One of the most precious gifts I received during my divorce was the gift of safe spaces. I had my dear friend’s kitchen floor, where I could cry and curse without judgment while surrounded by the comforting activities of normal family life. I had my team at work who seemed to know whether I needed a hug, a bite to eat or simply a moment by myself. I had my family, who although spread around the country, would send me emails of support and understanding (liberally peppered with humorous anti-ex sentiments).
Those safe spaces were so treasured because the larger world was anything-but-safe. I had acquaintances question what I must have done to have deserved betrayal and abandonment. I had men at the gym view my fragility and naiveté as an invitation to pursue me long before I was ready to consider a new relationship. And social media? Ugh. It seemed like every message of well-stated support was followed by something well-meaning but clueless (“Don’t worry, honey. There are plenty of other men out there. And you’re still not too old to have babies.”). And then there were those that treated me like a pariah, as though divorce was somehow contagious and by consorting with me, they risked bringing it into their own homes.
There have been many groups that provide a safe space for those undergoing divorce. Each one strives to be a place free from the blaming and shaming that so easily follows the end of a marriage.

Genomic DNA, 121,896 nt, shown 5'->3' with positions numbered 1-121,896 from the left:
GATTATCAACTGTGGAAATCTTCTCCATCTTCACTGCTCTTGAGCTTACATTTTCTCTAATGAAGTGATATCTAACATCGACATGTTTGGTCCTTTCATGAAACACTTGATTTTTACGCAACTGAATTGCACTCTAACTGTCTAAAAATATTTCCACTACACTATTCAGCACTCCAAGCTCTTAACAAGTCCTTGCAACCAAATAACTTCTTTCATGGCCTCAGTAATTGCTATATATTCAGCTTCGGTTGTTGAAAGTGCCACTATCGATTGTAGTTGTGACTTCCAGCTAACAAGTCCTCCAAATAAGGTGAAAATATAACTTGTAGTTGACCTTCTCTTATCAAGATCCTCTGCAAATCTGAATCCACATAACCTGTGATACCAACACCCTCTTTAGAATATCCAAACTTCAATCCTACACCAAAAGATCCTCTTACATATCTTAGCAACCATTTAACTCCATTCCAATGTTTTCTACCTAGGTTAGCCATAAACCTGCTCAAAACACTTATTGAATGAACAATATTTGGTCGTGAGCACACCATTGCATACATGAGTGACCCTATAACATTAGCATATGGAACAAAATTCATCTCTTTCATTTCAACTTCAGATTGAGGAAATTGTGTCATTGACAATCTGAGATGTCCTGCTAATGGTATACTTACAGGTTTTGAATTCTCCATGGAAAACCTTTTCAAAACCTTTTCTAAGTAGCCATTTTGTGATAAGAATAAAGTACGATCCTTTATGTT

Divorce Nation is a little different. It is the safe space, offering virtual community so that those experiencing divorce don’t feel so alone. But unlike most other groups, they don’t just want to help you heal emotionally; they want to help heal your body too. Which from my experience, is a critical component to divorce recovery.
Exercise has been a part of my life as long as I can remember. And so when faced with the enormity of the challenge of coming back from the beat-down of divorce, it was no wonder that it became a significant part of my tool kit. Through fitness, I learned how to release the trauma from my body. The cage erected around my still-bleeding heart began to relax, allowing the lungs to again expand. Running released the excess anxiety while providing a welcomed sense of movement and progress. And yoga, my blessed yoga, continues to teach me that strength can exist alongside vulnerability.
I don’t think I could have made it through the divorce without the benefit of exercise.
Maybe exercise hasn’t been a part of your life. Or perhaps your once-welcoming gym now feels like a danger zone filled with happy-go-lucky youth or predatory singles. Divorce Nation wants to help you bring exercise into your life and teach you how it can help you heal and move forward, stronger in both mind and body.
I’m jealous of those in the Cleveland, Ohio area. A physical gym is in the works that specifically caters to those working through the end of a relationship. The vision is a safe space, a welcoming community with therapeutic support and the opportunity to allow the body to help heal the soul.
Here are the pertinent links for Divorce Nation: